Monday, June 24 2024 - 2:45 AM
two boys in the swimming pool
Photo by Dreamstime

Only One Sibling

After our son’s family left our home last weekend, my husband and I commented on the aggression and competitiveness observed between the two grandsons. Swimming in our pool often turns into big-time wrestling. We become alarmed at times that these brothers seem intent on harming each other or instigating a conflict. Will this Cain and Abel make it to adulthood?

My husband and I have brothers for siblings, so we aren’t clueless about male physicality. Our grandsons are also much closer in age than we were with our brothers. We wish for them to have a relationship that will carry them through struggles, celebrations, and old age. I know that my husband and children have definitely had a huge impact on my life and character. Yet, if I back up before marriage, another person entered my world at age five-plus years and continues to influence my life.

I have one sibling. My earliest memories started when he was born, as I anxiously waited for Mom to return home from the hospital with my new baby brother. Dad had said that I could go along to get Mom and the baby. However, one day as I was dropped off at home after kindergarten, I saw Mom at the kitchen door. Even though I wanted to see the baby, I was disappointed because I wanted to help get them home!

I think I quickly recovered my excitement as I waited with baby powder and diapers to “help” when the baby woke up. I hovered as Mom bathed, dressed, fed my brother, and was fascinated by this baby of a different gender. Here was a brother—not another pet cat, dog, or even a cousin!

As the months and years went by, we played school with stuffed animals and dolls. I read storybooks to him. As a toddler, he did create a few problems for me—trying to follow me and getting into some of my toys. But mostly, I was happy to have a brother.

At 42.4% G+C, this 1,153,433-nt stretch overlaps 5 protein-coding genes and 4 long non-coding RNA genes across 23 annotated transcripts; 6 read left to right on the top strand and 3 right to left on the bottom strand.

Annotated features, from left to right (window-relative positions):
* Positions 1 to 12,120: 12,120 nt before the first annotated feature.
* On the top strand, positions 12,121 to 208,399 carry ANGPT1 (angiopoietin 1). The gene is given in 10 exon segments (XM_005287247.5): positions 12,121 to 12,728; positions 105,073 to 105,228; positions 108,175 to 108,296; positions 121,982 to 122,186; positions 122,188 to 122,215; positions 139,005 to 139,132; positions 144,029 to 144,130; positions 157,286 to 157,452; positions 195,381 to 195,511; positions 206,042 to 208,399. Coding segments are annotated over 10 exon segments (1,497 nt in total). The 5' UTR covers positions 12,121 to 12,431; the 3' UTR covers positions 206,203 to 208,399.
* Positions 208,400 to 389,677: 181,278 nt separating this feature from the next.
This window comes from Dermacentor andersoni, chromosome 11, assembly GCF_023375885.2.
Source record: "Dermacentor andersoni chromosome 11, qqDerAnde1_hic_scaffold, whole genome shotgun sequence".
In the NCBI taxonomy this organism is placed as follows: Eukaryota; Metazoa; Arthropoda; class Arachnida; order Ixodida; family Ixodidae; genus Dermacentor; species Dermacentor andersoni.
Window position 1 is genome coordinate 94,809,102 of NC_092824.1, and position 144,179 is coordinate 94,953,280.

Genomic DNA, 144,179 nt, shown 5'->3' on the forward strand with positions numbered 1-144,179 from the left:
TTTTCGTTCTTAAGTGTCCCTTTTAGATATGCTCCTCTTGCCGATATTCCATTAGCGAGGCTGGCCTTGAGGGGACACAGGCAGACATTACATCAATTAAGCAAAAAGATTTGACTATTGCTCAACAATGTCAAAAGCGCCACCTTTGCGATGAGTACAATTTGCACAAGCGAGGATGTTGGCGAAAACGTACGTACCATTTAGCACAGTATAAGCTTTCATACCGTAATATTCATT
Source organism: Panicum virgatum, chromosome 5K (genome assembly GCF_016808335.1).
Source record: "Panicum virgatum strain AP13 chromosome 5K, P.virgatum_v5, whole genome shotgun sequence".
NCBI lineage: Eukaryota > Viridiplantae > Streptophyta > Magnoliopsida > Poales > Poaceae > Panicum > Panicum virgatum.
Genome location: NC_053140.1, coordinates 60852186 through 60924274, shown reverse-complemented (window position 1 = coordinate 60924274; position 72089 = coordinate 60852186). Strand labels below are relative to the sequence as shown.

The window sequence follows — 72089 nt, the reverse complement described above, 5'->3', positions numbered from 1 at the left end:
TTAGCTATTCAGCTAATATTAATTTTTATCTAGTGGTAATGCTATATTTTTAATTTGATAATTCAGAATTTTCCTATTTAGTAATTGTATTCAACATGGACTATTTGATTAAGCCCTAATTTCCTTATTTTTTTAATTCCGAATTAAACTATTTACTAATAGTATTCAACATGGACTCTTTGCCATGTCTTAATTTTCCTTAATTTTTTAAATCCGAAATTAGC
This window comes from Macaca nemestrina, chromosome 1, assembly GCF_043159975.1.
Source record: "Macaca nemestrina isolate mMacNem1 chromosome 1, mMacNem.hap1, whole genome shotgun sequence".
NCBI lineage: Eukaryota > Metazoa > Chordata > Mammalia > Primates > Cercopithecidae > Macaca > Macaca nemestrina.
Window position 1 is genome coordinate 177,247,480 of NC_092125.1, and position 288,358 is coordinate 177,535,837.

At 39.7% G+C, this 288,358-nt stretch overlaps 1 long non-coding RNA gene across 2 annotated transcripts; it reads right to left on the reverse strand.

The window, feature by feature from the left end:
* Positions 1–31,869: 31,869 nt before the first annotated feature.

When I was dating my future husband, the guys got to know each other. My boyfriend was the youngest child in his family, so he didn’t have a baby brother, and my brother didn’t have a brother. So they became pretty close, enjoying bottle rocket launches, baseball games, and guy stuff.  My brother assisted us with several home moves. He accompanied us on the days we brought our children home as newborns. Because of our relationship, I wanted my children to have a sibling. Later he became an uncle and then great-uncle.

As life rolled by, my brother and I have shared many holidays, projects, and important decisions. He went on a family cruise with us. We supported each other through our parents’ deaths and all the final choices. He carried the brunt of sorting out a 100-year-old farm for sale and then building his own house on some select acres. His ability to repair, repurpose, create and fix household things has helped us many times.

We share some attributes and interests. He is an excellent cook, and sometimes we enjoy cooking together or talking about food. He has a good sense of humor, loves animals and gardening. Yet, we know certain topics are best to avoid if we want to have a peaceful relationship! He has had a different experience in life and has different memories of our parents than I have had. But we can check in with each other for those memories and plan things together. Several years ago, we took a “bucket list” trip to Canada to find our great-grandparents’ farmland.

Now in the later years of our lives, we usually call each other once a week. We try to visit each other several times a year. I pray for him, and we are concerned for each other’s health. I thank God for my brother and all we share, genetically and otherwise.

Quality Relationships

Many people lack healthy, quality relationships with siblings. The infection of sin has damaged families. Some never speak for many years of their lives. Assumptions, expectations, mistakes, jealousy, and greed can get in the way of love. As I have known Jesus Christ, I also understand my brother as my Christian brother. I want him to know Jesus’ love and for us to have eternity together.

I know God wants to heal and strengthen all those places where siblings have been wounded or need forgiveness. “Finally, all of you, live in harmony with one another; be sympathetic, love as brothers, be compassionate and humble. Do not repay evil with evil or insult with insult, but with blessing, because to this, you were called so that you may inherit a blessing” I Peter 3:8,9 (NIV).

Questions for personal journaling or group discussion:

  1. How do you answer the question: Who is the person who has most changed your life? This could be positive or negative!
  2. If you have a sibling, what is something you would like to change in that relationship?

Karen Spruill writes from Florida.

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About Karen Spruill

Karen Spruill

writes from Orlando, Florida.

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